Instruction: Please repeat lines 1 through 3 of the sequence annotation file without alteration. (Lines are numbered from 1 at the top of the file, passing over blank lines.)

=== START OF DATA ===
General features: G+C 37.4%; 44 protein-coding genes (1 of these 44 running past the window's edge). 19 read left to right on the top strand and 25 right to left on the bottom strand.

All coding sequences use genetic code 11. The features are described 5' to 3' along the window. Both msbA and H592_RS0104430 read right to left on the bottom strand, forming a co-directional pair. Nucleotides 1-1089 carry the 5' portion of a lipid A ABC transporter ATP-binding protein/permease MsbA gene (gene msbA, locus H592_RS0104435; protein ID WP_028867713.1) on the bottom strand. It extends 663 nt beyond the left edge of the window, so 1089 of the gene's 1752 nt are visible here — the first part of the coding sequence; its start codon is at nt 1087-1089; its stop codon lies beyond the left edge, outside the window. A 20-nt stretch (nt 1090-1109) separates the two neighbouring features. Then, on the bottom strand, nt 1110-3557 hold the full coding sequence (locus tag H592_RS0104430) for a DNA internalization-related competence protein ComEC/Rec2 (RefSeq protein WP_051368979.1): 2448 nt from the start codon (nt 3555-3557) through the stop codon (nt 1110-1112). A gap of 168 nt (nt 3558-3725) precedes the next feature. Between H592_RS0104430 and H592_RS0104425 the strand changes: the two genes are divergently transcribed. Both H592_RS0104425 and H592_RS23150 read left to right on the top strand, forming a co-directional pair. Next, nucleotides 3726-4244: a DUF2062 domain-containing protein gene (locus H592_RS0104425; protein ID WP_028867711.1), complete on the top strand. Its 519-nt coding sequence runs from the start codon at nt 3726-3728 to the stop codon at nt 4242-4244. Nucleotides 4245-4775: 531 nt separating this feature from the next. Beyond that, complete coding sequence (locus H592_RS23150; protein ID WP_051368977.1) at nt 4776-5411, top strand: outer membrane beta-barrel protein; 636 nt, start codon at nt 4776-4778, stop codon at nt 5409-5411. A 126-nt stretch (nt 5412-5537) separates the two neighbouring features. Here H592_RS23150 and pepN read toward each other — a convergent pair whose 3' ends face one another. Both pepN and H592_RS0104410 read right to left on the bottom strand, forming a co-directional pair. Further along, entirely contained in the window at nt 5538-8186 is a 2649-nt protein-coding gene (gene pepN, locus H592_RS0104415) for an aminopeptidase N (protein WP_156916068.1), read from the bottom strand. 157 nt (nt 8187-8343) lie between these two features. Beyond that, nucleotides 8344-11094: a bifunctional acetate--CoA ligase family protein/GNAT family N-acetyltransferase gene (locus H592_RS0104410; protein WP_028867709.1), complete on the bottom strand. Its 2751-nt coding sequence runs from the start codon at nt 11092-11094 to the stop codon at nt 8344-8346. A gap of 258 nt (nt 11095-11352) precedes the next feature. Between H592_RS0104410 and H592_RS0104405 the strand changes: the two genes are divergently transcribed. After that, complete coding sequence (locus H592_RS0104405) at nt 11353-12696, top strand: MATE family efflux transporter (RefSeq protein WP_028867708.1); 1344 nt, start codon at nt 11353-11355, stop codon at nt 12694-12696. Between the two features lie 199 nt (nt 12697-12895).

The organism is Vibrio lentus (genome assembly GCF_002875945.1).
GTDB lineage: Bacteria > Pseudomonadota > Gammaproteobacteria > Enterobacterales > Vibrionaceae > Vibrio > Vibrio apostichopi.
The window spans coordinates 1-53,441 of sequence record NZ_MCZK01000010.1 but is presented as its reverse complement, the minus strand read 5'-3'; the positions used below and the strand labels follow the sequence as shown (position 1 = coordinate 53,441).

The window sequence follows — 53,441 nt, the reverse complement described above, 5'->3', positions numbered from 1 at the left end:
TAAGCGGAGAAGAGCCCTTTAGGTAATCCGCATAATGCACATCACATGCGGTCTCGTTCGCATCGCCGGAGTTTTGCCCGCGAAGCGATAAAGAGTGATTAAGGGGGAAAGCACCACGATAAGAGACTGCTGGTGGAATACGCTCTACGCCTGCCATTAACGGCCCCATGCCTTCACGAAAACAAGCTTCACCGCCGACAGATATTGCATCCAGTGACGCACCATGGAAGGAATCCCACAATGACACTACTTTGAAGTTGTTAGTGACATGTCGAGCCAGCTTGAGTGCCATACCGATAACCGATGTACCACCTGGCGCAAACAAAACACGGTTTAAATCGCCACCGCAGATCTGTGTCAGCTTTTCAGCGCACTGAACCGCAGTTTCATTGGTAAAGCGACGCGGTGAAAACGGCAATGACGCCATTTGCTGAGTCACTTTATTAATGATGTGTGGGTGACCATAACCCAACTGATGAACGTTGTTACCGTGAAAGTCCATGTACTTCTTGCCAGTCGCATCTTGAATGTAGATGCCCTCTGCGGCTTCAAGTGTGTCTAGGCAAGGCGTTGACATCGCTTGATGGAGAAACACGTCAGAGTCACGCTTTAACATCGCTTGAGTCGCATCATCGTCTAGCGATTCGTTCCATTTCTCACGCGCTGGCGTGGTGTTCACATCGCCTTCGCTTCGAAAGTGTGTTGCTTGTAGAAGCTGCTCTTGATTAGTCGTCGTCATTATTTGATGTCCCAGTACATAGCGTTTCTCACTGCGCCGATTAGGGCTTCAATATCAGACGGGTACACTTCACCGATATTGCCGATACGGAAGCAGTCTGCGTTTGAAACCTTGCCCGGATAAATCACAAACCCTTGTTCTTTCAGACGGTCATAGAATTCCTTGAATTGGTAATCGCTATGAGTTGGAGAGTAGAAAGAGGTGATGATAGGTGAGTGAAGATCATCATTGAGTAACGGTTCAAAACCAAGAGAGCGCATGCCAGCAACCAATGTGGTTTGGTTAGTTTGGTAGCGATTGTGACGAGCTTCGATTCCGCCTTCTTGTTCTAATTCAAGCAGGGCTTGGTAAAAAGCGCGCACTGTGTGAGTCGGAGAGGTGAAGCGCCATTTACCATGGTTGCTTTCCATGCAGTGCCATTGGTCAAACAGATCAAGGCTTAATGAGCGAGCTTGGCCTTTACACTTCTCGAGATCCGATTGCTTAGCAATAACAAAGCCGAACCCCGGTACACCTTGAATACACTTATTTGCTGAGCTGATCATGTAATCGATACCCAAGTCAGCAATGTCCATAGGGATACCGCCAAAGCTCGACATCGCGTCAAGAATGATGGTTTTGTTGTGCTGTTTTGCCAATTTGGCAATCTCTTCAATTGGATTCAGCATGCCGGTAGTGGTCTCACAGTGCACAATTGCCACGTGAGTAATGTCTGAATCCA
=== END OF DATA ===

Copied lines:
General features: G+C 37.4%; 44 protein-coding genes (1 of these 44 running past the window's edge). 19 read left to right on the top strand and 25 right to left on the bottom strand.

All coding sequences use genetic code 11. The features are described 5' to 3' along the window. Both msbA and H592_RS0104430 read right to left on the bottom strand, forming a co-directional pair. Nucleotides 1-1089 carry the 5' portion of a lipid A ABC transporter ATP-binding protein/permease MsbA gene (gene msbA, locus H592_RS0104435; protein ID WP_028867713.1) on the bottom strand. It extends 663 nt beyond the left edge of the window, so 1089 of the gene's 1752 nt are visible here — the first part of the coding sequence; its start codon is at nt 1087-1089; its stop codon lies beyond the left edge, outside the window. A 20-nt stretch (nt 1090-1109) separates the two neighbouring features. Then, on the bottom strand, nt 1110-3557 hold the full coding sequence (locus tag H592_RS0104430) for a DNA internalization-related competence protein ComEC/Rec2 (RefSeq protein WP_051368979.1): 2448 nt from the start codon (nt 3555-3557) through the stop codon (nt 1110-1112). A gap of 168 nt (nt 3558-3725) precedes the next feature. Between H592_RS0104430 and H592_RS0104425 the strand changes: the two genes are divergently transcribed. Both H592_RS0104425 and H592_RS23150 read left to right on the top strand, forming a co-directional pair. Next, nucleotides 3726-4244: a DUF2062 domain-containing protein gene (locus H592_RS0104425; protein ID WP_028867711.1), complete on the top strand. Its 519-nt coding sequence runs from the start codon at nt 3726-3728 to the stop codon at nt 4242-4244. Nucleotides 4245-4775: 531 nt separating this feature from the next. Beyond that, complete coding sequence (locus H592_RS23150; protein ID WP_051368977.1) at nt 4776-5411, top strand: outer membrane beta-barrel protein; 636 nt, start codon at nt 4776-4778, stop codon at nt 5409-5411. A 126-nt stretch (nt 5412-5537) separates the two neighbouring features. Here H592_RS23150 and pepN read toward each other — a convergent pair whose 3' ends face one another. Both pepN and H592_RS0104410 read right to left on the bottom strand, forming a co-directional pair. Further along, entirely contained in the window at nt 5538-8186 is a 2649-nt protein-coding gene (gene pepN, locus H592_RS0104415) for an aminopeptidase N (protein WP_156916068.1), read from the bottom strand. 157 nt (nt 8187-8343) lie between these two features. Beyond that, nucleotides 8344-11094: a bifunctional acetate--CoA ligase family protein/GNAT family N-acetyltransferase gene (locus H592_RS0104410; protein WP_028867709.1), complete on the bottom strand. Its 2751-nt coding sequence runs from the start codon at nt 11092-11094 to the stop codon at nt 8344-8346. A gap of 258 nt (nt 11095-11352) precedes the next feature. Between H592_RS0104410 and H592_RS0104405 the strand changes: the two genes are divergently transcribed. After that, complete coding sequence (locus H592_RS0104405) at nt 11353-12696, top strand: MATE family efflux transporter (RefSeq protein WP_028867708.1); 1344 nt, start codon at nt 11353-11355, stop codon at nt 12694-12696. Between the two features lie 199 nt (nt 12697-12895).

The organism is Vibrio lentus (genome assembly GCF_002875945.1).